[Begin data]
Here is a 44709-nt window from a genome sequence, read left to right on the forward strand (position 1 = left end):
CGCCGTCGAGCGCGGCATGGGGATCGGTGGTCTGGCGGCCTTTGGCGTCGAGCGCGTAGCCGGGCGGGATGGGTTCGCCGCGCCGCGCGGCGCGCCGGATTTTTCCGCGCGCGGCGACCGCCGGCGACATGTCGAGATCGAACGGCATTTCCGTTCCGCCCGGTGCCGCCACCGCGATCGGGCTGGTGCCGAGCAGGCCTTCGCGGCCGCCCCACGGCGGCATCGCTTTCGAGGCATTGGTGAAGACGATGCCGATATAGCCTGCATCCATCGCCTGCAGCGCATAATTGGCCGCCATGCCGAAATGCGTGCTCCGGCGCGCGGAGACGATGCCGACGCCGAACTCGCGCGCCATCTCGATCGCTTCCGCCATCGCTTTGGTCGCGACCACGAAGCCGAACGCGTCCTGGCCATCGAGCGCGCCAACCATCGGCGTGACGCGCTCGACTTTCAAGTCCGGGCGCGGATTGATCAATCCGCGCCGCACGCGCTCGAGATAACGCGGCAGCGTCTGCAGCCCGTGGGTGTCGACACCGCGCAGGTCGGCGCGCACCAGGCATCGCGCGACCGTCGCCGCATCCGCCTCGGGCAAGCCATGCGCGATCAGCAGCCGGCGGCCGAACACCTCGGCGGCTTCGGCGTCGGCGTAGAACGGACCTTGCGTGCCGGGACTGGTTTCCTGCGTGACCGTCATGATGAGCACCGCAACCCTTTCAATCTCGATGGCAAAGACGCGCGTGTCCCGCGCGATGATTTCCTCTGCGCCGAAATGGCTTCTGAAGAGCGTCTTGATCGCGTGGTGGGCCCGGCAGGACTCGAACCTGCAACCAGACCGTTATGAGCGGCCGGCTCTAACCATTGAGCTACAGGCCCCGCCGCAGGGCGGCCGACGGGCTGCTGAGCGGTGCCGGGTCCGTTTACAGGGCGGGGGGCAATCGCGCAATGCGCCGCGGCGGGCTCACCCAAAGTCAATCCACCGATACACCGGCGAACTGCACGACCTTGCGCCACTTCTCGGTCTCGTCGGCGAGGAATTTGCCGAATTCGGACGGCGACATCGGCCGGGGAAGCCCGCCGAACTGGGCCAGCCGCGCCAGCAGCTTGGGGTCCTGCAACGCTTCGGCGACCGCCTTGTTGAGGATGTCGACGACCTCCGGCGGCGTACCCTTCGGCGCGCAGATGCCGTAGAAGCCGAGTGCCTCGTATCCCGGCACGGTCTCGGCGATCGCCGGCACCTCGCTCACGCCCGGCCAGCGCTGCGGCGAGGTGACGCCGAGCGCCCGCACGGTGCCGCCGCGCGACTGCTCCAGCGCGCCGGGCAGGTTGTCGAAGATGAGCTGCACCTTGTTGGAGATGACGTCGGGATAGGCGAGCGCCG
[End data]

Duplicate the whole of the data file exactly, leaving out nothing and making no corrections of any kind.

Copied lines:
Here is a 44709-nt window from a genome sequence, read left to right on the forward strand (position 1 = left end):
CGCCGTCGAGCGCGGCATGGGGATCGGTGGTCTGGCGGCCTTTGGCGTCGAGCGCGTAGCCGGGCGGGATGGGTTCGCCGCGCCGCGCGGCGCGCCGGATTTTTCCGCGCGCGGCGACCGCCGGCGACATGTCGAGATCGAACGGCATTTCCGTTCCGCCCGGTGCCGCCACCGCGATCGGGCTGGTGCCGAGCAGGCCTTCGCGGCCGCCCCACGGCGGCATCGCTTTCGAGGCATTGGTGAAGACGATGCCGATATAGCCTGCATCCATCGCCTGCAGCGCATAATTGGCCGCCATGCCGAAATGCGTGCTCCGGCGCGCGGAGACGATGCCGACGCCGAACTCGCGCGCCATCTCGATCGCTTCCGCCATCGCTTTGGTCGCGACCACGAAGCCGAACGCGTCCTGGCCATCGAGCGCGCCAACCATCGGCGTGACGCGCTCGACTTTCAAGTCCGGGCGCGGATTGATCAATCCGCGCCGCACGCGCTCGAGATAACGCGGCAGCGTCTGCAGCCCGTGGGTGTCGACACCGCGCAGGTCGGCGCGCACCAGGCATCGCGCGACCGTCGCCGCATCCGCCTCGGGCAAGCCATGCGCGATCAGCAGCCGGCGGCCGAACACCTCGGCGGCTTCGGCGTCGGCGTAGAACGGACCTTGCGTGCCGGGACTGGTTTCCTGCGTGACCGTCATGATGAGCACCGCAACCCTTTCAATCTCGATGGCAAAGACGCGCGTGTCCCGCGCGATGATTTCCTCTGCGCCGAAATGGCTTCTGAAGAGCGTCTTGATCGCGTGGTGGGCCCGGCAGGACTCGAACCTGCAACCAGACCGTTATGAGCGGCCGGCTCTAACCATTGAGCTACAGGCCCCGCCGCAGGGCGGCCGACGGGCTGCTGAGCGGTGCCGGGTCCGTTTACAGGGCGGGGGGCAATCGCGCAATGCGCCGCGGCGGGCTCACCCAAAGTCAATCCACCGATACACCGGCGAACTGCACGACCTTGCGCCACTTCTCGGTCTCGTCGGCGAGGAATTTGCCGAATTCGGACGGCGACATCGGCCGGGGAAGCCCGCCGAACTGGGCCAGCCGCGCCAGCAGCTTGGGGTCCTGCAACGCTTCGGCGACCGCCTTGTTGAGGATGTCGACGACCTCCGGCGGCGTACCCTTCGGCGCGCAGATGCCGTAGAAGCCGAGTGCCTCGTATCCCGGCACGGTCTCGGCGATCGCCGGCACCTCGCTCACGCCCGGCCAGCGCTGCGGCGAGGTGACGCCGAGCGCCCGCACGGTGCCGCCGCGCGACTGCTCCAGCGCGCCGGGCAGGTTGTCGAAGATGAGCTGCACCTTGTTGGAGATGACGTCGGGATAGGCGAGCGCCG